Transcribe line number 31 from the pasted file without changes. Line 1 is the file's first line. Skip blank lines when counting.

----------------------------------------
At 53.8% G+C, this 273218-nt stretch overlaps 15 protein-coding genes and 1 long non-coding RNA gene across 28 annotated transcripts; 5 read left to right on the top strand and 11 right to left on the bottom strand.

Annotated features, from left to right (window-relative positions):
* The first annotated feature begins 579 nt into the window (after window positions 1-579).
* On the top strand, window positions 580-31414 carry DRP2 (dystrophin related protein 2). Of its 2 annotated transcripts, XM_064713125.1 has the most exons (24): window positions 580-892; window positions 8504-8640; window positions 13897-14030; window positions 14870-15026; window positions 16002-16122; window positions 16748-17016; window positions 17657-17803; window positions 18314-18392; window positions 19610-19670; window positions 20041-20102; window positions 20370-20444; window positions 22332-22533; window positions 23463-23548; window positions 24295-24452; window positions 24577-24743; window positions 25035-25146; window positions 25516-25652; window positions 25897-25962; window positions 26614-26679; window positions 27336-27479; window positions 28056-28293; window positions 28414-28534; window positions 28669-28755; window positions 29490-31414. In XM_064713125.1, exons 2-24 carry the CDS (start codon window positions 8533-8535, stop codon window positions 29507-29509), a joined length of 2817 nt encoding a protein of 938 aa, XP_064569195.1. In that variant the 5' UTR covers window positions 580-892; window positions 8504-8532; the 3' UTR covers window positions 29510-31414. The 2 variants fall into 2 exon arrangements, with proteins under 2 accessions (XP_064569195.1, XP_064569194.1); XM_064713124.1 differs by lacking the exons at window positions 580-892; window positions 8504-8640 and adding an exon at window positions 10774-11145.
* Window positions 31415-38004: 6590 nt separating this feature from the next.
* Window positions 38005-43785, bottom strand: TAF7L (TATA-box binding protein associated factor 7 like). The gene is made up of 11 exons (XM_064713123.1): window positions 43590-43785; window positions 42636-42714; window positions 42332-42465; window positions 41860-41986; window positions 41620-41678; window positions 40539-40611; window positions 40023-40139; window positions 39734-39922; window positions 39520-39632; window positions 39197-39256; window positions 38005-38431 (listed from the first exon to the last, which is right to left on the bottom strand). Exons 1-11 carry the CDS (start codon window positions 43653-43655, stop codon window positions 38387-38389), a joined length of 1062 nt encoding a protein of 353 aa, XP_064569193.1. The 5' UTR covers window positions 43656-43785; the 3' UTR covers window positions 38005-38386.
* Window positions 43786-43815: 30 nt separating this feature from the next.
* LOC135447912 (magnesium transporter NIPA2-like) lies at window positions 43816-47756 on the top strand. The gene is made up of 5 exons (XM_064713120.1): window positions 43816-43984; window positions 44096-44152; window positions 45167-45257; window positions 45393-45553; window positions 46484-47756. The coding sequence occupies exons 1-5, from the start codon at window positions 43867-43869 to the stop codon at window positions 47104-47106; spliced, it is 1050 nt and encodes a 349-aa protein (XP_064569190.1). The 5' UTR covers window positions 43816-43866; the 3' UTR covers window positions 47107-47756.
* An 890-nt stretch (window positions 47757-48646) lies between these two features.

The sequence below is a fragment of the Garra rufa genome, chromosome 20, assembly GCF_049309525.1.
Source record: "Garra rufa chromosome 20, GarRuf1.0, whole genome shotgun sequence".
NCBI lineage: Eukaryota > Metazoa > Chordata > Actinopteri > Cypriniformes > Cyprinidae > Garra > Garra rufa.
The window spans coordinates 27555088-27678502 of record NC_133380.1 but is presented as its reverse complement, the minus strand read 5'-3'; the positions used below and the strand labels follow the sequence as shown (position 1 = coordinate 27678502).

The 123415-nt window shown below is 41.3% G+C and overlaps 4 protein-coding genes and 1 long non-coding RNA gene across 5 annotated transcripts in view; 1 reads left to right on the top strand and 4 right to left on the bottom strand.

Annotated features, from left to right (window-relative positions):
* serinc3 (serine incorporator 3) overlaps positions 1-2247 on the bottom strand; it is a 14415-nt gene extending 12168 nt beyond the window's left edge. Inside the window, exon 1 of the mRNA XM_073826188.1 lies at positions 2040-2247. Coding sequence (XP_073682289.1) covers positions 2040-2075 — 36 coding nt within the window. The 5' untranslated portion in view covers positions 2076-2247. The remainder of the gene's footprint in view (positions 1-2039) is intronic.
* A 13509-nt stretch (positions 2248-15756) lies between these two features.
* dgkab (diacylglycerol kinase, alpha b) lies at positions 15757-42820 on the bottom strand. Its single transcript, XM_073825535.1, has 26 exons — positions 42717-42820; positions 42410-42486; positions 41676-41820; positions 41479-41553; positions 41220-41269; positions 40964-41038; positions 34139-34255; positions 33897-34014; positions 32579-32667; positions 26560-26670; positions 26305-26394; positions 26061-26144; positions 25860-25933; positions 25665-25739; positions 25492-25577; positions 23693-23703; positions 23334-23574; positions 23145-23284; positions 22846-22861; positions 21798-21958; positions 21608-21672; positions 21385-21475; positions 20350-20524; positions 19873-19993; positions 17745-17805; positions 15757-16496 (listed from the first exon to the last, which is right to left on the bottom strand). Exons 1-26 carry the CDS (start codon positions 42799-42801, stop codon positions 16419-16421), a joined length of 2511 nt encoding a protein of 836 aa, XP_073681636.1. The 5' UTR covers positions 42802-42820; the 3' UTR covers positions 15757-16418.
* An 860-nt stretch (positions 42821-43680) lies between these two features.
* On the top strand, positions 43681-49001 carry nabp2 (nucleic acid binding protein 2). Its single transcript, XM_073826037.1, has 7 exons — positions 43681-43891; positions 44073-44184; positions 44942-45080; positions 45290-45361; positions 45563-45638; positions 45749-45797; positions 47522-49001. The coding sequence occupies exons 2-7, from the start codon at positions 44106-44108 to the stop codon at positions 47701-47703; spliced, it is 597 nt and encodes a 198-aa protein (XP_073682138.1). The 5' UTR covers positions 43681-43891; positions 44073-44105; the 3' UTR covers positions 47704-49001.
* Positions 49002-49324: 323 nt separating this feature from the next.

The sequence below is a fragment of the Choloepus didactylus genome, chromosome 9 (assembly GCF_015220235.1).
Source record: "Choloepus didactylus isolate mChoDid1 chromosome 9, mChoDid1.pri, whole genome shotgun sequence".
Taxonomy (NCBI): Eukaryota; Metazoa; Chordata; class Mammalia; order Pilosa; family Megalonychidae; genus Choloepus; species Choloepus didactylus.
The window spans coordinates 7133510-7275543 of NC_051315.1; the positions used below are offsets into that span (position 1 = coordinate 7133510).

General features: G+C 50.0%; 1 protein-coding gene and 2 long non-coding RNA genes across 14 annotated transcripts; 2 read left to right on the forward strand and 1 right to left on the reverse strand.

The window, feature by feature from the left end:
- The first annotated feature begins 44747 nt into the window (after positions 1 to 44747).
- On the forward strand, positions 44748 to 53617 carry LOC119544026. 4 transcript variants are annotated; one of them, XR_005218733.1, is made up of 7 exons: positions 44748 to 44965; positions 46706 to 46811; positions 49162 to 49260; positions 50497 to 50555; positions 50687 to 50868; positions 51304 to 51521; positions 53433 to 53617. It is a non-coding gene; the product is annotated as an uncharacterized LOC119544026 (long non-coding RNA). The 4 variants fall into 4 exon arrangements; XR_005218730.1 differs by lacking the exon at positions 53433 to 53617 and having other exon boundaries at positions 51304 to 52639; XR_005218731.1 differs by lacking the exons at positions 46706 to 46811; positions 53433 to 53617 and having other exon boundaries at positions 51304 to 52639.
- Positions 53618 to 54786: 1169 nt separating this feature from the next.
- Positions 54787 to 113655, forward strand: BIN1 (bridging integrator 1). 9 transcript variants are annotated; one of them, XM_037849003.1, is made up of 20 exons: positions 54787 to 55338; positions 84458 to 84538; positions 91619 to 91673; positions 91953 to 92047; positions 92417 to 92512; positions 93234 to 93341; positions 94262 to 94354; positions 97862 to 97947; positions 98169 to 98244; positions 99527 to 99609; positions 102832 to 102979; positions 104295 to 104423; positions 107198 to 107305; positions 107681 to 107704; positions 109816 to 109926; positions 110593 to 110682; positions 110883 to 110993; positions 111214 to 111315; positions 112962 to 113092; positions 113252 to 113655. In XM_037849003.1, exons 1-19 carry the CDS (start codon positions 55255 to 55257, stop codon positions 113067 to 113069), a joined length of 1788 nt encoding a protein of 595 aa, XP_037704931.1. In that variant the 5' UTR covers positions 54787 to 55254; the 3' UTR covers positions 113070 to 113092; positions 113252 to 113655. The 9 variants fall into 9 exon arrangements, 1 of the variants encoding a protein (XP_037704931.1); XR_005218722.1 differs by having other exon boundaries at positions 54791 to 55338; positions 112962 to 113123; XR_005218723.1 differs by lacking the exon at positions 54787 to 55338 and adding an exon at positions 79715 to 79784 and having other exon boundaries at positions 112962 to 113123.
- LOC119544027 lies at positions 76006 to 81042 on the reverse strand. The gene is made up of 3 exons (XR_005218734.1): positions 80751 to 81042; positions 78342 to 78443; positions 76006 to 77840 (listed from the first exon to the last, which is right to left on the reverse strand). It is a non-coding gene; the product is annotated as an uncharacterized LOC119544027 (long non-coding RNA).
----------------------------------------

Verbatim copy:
- Positions 54787 to 113655, forward strand: BIN1 (bridging integrator 1). 9 transcript variants are annotated; one of them, XM_037849003.1, is made up of 20 exons: positions 54787 to 55338; positions 84458 to 84538; positions 91619 to 91673; positions 91953 to 92047; positions 92417 to 92512; positions 93234 to 93341; positions 94262 to 94354; positions 97862 to 97947; positions 98169 to 98244; positions 99527 to 99609; positions 102832 to 102979; positions 104295 to 104423; positions 107198 to 107305; positions 107681 to 107704; positions 109816 to 109926; positions 110593 to 110682; positions 110883 to 110993; positions 111214 to 111315; positions 112962 to 113092; positions 113252 to 113655. In XM_037849003.1, exons 1-19 carry the CDS (start codon positions 55255 to 55257, stop codon positions 113067 to 113069), a joined length of 1788 nt encoding a protein of 595 aa, XP_037704931.1. In that variant the 5' UTR covers positions 54787 to 55254; the 3' UTR covers positions 113070 to 113092; positions 113252 to 113655. The 9 variants fall into 9 exon arrangements, 1 of the variants encoding a protein (XP_037704931.1); XR_005218722.1 differs by having other exon boundaries at positions 54791 to 55338; positions 112962 to 113123; XR_005218723.1 differs by lacking the exon at positions 54787 to 55338 and adding an exon at positions 79715 to 79784 and having other exon boundaries at positions 112962 to 113123.